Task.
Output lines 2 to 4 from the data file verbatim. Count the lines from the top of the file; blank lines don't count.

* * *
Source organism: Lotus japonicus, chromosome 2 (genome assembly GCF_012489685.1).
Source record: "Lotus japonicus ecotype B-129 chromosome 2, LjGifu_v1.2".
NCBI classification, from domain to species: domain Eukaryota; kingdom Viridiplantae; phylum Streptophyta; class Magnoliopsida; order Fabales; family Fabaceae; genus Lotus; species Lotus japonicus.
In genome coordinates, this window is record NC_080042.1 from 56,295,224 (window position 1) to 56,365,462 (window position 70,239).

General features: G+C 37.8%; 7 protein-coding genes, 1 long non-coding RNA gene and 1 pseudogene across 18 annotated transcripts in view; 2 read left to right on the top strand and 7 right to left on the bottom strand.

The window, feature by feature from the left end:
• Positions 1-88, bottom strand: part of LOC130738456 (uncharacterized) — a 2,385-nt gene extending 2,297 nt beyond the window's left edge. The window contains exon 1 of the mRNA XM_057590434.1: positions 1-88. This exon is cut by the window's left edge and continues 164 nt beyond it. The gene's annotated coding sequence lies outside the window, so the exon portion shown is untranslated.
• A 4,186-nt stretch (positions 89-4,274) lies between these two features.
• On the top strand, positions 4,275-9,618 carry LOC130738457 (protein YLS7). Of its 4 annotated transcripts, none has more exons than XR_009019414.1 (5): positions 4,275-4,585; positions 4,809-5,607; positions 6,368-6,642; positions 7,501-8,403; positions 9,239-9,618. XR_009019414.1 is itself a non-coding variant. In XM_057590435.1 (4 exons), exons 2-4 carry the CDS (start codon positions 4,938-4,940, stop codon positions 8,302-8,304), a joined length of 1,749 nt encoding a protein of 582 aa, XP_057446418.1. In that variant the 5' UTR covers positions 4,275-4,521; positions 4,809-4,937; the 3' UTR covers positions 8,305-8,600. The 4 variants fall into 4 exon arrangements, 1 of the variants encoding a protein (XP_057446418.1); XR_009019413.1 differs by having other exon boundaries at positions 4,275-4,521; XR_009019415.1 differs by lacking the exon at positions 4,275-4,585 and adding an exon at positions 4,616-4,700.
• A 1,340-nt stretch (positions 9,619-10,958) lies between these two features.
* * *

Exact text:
Source record: "Lotus japonicus ecotype B-129 chromosome 2, LjGifu_v1.2".
NCBI classification, from domain to species: domain Eukaryota; kingdom Viridiplantae; phylum Streptophyta; class Magnoliopsida; order Fabales; family Fabaceae; genus Lotus; species Lotus japonicus.
In genome coordinates, this window is record NC_080042.1 from 56,295,224 (window position 1) to 56,365,462 (window position 70,239).